A Systematic Approach for Structuring Exception Handling in Robust Component-Based Software

4. The Proposed Exception Handling Strategy

4.3 Inter-component Exception Handling Strategy

The inter-component strategy is applied during the assembly workflow of a CBD process (Section 3.3). This strategy deals with the integration of pre-existing components into a new configuration. It is based on connector-level exception (CLE) handlers that are associated to architectural connectors in a specific software configuration. Figure 6 shows the internal structure of an architectural connector with a CLE handler and how it connects a client component to a server component.



CLE handlers are responsible for: (i) providing error recovery and masking at the architectural level exceptions that cannot be handled within the context of a specific component; and (ii) resolving failure semantics mismatches between server components and their clients, for instance, when a server component signals an exception that is not expected by its client. A CLE handler should be capable of dealing with all exceptions signalled by server components. A possible scenario of exception handling at the architectural level is a configuration that includes two or more redundant server components. In this scenario, a fault-tolerant client/server connector could be used as a mediator between client components and the redundant servers. Upon receipt of an exception from a server component, the associated CLE handler can try to mask the exception by re-invoking the same service on an alternate (replicated or diversely designed[1]) server component. Moreover, if a server component successively fails, generating too many exceptions, the connector may choose to isolate it and forward all subsequent requests to an alternate server component.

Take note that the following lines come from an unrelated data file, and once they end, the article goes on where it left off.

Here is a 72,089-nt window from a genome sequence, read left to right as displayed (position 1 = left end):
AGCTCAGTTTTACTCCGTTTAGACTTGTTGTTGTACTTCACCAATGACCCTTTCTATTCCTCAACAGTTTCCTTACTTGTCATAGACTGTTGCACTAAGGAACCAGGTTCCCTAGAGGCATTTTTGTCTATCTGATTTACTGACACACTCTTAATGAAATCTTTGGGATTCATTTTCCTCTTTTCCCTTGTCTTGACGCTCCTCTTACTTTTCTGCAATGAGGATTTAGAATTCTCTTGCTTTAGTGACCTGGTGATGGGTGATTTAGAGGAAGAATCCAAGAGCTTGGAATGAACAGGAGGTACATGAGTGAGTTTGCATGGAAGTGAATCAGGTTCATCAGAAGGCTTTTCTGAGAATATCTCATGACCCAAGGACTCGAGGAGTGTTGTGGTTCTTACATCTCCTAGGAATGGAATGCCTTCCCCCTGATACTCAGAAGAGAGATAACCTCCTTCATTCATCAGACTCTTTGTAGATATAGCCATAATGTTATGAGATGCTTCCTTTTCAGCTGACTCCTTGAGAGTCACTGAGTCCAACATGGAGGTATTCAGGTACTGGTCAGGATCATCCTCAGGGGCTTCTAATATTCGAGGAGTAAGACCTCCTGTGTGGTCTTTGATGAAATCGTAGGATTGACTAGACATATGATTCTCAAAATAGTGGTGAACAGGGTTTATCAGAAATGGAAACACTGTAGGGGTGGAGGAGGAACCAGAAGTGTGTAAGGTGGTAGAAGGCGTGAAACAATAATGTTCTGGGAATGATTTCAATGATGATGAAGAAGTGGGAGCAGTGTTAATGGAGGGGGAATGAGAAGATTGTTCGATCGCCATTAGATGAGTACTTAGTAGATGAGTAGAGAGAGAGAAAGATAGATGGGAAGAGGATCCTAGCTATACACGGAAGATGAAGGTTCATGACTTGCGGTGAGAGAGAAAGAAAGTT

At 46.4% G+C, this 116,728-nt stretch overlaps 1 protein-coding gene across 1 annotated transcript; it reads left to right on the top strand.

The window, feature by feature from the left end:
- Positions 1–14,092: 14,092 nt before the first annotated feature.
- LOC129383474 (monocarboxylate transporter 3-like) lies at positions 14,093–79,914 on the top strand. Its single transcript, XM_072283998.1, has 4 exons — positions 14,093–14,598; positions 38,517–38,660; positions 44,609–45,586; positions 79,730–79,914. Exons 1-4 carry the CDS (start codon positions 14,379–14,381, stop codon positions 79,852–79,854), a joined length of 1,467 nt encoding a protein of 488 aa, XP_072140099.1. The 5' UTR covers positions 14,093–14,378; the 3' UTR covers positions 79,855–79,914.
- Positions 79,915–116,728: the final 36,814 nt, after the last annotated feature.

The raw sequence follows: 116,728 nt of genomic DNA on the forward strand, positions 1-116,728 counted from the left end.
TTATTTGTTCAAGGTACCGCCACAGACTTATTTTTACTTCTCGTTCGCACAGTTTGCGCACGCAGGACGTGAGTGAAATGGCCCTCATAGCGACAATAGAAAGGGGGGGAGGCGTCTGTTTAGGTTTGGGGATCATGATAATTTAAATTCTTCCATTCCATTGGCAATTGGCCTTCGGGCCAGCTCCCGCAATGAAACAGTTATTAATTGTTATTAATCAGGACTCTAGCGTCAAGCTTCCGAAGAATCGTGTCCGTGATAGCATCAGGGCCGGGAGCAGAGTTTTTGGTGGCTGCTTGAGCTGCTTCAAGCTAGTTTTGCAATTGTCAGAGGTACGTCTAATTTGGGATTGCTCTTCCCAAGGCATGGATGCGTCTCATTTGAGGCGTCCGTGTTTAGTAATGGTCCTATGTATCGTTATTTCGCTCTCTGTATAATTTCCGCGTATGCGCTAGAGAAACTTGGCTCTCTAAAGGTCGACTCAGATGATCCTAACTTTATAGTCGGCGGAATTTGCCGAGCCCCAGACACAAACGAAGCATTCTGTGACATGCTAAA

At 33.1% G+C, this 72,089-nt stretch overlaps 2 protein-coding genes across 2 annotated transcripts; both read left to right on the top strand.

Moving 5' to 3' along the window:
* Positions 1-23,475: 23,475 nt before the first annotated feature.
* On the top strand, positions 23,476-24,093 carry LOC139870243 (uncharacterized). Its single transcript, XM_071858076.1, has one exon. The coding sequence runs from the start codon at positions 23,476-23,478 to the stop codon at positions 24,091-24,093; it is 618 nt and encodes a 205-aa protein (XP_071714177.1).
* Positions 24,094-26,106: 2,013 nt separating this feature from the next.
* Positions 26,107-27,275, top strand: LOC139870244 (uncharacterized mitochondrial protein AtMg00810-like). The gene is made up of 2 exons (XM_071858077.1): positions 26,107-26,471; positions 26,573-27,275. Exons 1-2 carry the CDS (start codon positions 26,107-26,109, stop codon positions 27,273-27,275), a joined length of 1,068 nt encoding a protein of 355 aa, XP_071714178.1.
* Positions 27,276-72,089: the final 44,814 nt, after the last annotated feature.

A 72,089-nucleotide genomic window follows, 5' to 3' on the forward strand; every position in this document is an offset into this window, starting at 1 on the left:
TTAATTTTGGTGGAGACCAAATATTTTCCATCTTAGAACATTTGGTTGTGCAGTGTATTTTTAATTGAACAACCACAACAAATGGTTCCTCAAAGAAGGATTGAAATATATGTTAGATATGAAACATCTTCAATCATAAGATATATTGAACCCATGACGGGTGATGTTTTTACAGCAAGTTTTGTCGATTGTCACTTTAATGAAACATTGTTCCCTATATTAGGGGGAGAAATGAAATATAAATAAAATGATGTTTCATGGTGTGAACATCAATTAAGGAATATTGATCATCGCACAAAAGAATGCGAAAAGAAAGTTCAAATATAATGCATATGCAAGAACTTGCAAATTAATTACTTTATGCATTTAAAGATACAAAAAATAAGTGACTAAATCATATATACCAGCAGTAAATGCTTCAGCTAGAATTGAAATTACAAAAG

CLE handlers are also responsible for translating the types of unmasked exceptions from the domain of the server component to the domain of the client component, before propagating them. Exceptions that require no further adaptation are automatically propagated. When automatic propagation is not possible, CLE handler can create a new exception that encapsulates the unmasked exception raised by the server component. The type of the propagated exception should be: (i) one of the exception types declared for the operation requested by the client component, as defined by its required interface, or (ii) a subtype of UndeclaredException. (Figure 3).

Exception El signalled by the server component Type of exception propagated to the client component
El is declared in both the required interface of the Client component and the provided interface of the Server component El (it may be automatically propagated)
El is declared in the provided interface of the Server component and there is a corresponding exception type E2 (compatible semantics) declared in the required interface of the Client component E2 (e.g. El and E2 have a comM01) ancestor, 23, or 22 is a super type of El)
El is declared in the provided interface of the Server component and can not be translated according to the two rules stated above A subtype of RejectedRequestException, UnrecoveredFailureException, or RecoveredFailureException, according to the failure semantics associated to El (Section 4.1)
El is a subtype of UndeclaredException El (it may be automatically propagated)
El is not declared in the provided interface of the Server component and is not a subtype of UndeclaredException A subtype of UnrecoveredFailureException

Table 1: Guidelines for exception translation by a connector

Table 1 provides guidelines for exception translation followed by architectural connectors. These guidelines are based on the configuration depicted in Figure 6 and on the premise that the Server component signalled an exception E1 in response of a service request received from the Client component.

CLE handlers are the best candidates for coordinating the exceptional behaviour specified for the integrated system. This way, the implementation of the exceptional behaviour of the integrated system is less dependent of any particular version of a component's implementation. Moreover, connectors are developed during the assembly workflow, when knowledge about the integrated system's requirements, the exceptional behaviour specified for its components, and the way they should interact, is available. Being so, CLE handlers can take reasonable recovery actions based on the abstract types of the undeclared exceptions they may receive (Section 4.1). As these recovery actions are system-dependent, this separation of concerns also improves component reuse.